There are not plans for the group to continue next year.  It may, but I'm having a baby at the end of the summer, and not planning to participate for several months.  And 2 of the families this year have been pretty flaky, and nobody wants to confront that.  So in frustration these lovely families are pulling out.  It's hard opening yourself to the possibility that new families won't show up or contribute.  Meanwhile the same 4 families always show up, always contribute and carry the load.  I'll miss our regular association.  I've learned so much over the last 3.5 years with them.  Homeschooling will be more lonely without them.

Monday, May 18, 2015

at home

I really like homeschooling.  It's nice having smart kids.  That makes it really a lot easier.  It's frustrating being around them so much.  But I love how close they are.  I love how they learn from each other, and that there are teachable moments every second.

I was reading something about how intense people feel the need to be with their homeschooled kids.  We don't plan to homeschool for HS so a lot of the need for tutors, for advanced level classes is not an issue.  And virtual education makes access to advanced level courses amazing.

I do want the kids to be able to function in a class setting.  Seeing them in Primary, I feel like they pick some of that up at church.  Our kids almost always have their materials.  They don't always remember to raise their hand.  And they tend to blurt out all the answers.  But I'm so proud of them for knowing the answers.

One of the great things about homeschool is the opportunity to brainwash our kids.  They aren't busy all day learning what is important to someone else.  They spend most of their day doing what they want and occasionally doing what is important to me.  Usually that is cleaning up, and apologizing if they were not kind to each other.  They are very self motivated learners.  They love tests.  The very act of sticking with a hard task is a ongoing lesson more important than any specific information they can learn.

I'm grateful for "Odd Squad".  The kids spend about 2 hours a day on the computer watching episodes of "Wild Krats", "Aurthor" and "Odd Squad" or playing games depending on whose turn it is.  There is only one machine that works right now so they have to take turns.  That's a life lesson.  If they fight, computer time is done.  That's for my sanity.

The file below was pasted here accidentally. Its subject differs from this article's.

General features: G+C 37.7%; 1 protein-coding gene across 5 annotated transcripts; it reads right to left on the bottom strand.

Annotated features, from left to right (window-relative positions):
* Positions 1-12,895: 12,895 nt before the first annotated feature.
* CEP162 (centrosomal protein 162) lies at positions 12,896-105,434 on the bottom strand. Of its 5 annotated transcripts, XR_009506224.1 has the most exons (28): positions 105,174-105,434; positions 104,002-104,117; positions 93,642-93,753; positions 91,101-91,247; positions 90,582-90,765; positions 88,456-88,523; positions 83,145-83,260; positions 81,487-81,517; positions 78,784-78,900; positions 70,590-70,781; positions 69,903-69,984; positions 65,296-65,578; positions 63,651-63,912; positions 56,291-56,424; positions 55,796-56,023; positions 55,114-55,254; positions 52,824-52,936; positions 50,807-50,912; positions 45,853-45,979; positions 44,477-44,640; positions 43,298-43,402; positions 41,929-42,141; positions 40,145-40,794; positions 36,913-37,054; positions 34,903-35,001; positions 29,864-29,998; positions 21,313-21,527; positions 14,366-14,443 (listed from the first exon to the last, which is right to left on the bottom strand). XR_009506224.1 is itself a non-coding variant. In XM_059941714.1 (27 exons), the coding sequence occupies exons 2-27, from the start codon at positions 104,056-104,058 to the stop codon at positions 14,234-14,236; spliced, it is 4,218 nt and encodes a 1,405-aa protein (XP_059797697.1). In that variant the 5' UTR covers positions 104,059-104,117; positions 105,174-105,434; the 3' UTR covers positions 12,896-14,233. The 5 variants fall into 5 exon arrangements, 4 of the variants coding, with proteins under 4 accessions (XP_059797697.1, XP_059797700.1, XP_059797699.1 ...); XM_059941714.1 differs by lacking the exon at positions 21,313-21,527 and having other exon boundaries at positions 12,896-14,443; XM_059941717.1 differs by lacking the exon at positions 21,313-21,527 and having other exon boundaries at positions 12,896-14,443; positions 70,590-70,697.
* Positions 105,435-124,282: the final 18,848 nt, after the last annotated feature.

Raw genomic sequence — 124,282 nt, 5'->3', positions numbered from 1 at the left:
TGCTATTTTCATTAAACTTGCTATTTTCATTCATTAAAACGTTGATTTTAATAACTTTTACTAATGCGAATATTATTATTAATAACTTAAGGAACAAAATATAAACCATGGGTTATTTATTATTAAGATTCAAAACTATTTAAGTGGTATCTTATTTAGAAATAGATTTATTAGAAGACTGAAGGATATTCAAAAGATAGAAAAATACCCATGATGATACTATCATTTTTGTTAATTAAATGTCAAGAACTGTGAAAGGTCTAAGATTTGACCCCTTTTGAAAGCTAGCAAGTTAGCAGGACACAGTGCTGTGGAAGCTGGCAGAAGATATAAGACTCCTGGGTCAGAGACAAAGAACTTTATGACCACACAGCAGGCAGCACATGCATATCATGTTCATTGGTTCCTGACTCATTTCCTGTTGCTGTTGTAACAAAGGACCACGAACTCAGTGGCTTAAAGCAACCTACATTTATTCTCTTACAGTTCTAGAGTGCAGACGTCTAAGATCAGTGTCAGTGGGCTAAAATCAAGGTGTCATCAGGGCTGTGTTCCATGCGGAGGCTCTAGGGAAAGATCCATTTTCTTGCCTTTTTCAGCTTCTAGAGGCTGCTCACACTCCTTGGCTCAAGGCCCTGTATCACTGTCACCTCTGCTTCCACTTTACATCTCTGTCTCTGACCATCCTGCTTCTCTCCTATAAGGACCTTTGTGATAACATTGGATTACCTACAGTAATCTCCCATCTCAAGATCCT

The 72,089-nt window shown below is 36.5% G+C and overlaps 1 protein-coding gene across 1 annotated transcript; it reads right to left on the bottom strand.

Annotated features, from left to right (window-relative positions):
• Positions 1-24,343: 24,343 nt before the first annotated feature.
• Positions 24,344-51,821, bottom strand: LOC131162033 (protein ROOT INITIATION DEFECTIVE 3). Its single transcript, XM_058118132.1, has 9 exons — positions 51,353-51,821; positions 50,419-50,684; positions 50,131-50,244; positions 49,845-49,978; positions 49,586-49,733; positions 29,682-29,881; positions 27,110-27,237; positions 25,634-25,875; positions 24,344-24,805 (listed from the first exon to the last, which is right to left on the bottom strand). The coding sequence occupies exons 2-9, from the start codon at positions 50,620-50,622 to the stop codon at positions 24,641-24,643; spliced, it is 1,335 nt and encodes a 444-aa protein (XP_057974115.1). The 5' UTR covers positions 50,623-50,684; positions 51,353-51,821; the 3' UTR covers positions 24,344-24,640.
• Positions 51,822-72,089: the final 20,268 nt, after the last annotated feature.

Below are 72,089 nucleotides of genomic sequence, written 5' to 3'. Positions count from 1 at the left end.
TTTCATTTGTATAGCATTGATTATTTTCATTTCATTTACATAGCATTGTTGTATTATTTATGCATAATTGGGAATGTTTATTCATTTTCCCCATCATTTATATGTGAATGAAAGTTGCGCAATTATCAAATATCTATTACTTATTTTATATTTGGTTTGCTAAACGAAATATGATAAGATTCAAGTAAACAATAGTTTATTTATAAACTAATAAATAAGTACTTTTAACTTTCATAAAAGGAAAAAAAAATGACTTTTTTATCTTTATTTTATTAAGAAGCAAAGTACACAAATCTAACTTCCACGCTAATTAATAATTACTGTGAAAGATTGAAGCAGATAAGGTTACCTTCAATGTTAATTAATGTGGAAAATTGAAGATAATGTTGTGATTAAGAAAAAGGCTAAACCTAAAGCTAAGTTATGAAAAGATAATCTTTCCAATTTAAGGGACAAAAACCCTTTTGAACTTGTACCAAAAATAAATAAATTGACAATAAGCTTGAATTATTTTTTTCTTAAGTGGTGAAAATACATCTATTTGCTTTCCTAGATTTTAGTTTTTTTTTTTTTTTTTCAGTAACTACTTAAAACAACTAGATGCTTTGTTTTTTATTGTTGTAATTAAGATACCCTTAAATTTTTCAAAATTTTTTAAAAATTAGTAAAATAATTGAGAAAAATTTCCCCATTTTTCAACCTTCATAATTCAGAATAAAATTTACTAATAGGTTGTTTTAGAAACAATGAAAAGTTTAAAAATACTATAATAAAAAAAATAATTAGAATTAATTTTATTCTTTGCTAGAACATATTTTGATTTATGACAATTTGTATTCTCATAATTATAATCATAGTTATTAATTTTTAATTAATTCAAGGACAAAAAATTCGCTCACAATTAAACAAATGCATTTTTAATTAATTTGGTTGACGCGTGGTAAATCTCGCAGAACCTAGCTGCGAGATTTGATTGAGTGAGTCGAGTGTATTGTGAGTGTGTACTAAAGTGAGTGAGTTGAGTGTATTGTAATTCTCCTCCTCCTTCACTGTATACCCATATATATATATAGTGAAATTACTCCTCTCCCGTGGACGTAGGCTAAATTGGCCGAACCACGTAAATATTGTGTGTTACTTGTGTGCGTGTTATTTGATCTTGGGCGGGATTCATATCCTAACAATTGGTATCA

G and M are old enough now that they can go on a bike ride around the neighborhood any time we have 15 minutes to spare before whatever outings we go on.

As soon as seminary is over each day M is out the front door climbing a rope or tree.  G spends a lot of time just reading or building legos.  P is really into the activity book I could never get M interested in.  B follows folks around or does his own building activity if M will leave him alone.

Sometimes I have to review basic ideas like "change your clothes every day".  But in many ways they are learning to manage themselves. 

G is responsible for his homework from school.  If he doesn't get it done, simple consequences like loss of computer time get him re-motivated.  Similarly, his speech book and homework, he's eager to get it done because of consequences.

Today I needed small change for something.  I asked G if I could borrow some money from him.  He wanted 50% interest.  I told him I'd give him 10% interest.  We talked about how much that would be for each day it took me to pay him back.  I did pay him back today.  But he's already learned about interest.  Awesome!

M was making a half batch of brownies for FHE.  We spent some time calculating 1/2 of the ingredients: 1/4 c. water, 2/3 c. oil, and 2 eggs := 1 oz water, 1/3 c. oil and 1 egg.

P was bumping into G at dinner time and yelling at him to move.  So after some ignored instructions, I carried her to her room.  Later we sat down and reviewed what she had done and why it was a problem.

They're always learning.  Sometimes they're learning that if they bug me enough, I'll send them to their rooms.  Sometimes they learn other things.